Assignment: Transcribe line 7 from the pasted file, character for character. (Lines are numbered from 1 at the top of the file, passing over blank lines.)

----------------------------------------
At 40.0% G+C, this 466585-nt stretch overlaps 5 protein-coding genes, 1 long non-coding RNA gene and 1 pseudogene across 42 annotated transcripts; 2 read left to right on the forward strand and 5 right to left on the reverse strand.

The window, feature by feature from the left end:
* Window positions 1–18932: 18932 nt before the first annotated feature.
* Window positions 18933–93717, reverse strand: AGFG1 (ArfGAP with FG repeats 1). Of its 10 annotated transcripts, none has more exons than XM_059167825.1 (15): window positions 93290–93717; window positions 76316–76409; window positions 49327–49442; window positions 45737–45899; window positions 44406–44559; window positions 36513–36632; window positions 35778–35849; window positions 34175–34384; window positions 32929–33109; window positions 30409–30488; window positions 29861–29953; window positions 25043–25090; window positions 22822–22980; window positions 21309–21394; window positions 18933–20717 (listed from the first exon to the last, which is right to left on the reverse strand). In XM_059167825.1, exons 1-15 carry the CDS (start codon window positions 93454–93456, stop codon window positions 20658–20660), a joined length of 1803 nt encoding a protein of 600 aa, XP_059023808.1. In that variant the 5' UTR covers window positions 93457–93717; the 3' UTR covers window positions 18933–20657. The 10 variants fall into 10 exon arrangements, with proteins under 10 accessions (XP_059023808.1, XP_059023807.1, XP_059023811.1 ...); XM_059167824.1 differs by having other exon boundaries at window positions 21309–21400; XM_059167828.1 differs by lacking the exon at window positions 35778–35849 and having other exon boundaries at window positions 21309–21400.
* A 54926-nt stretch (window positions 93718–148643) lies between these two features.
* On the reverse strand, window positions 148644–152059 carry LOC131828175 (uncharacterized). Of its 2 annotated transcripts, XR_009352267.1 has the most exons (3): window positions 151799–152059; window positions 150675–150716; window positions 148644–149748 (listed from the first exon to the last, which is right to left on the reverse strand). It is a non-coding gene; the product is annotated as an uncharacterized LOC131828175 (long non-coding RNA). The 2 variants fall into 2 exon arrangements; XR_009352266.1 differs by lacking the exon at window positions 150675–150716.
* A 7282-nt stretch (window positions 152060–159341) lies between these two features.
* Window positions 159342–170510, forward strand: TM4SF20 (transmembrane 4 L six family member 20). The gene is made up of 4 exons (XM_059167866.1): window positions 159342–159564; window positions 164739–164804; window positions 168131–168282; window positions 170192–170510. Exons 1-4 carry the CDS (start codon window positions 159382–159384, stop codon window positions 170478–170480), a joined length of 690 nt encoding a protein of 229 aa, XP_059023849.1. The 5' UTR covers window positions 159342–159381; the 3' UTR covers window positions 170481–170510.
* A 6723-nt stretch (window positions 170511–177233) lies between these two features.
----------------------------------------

* A 7282-nt stretch (window positions 152060–159341) lies between these two features.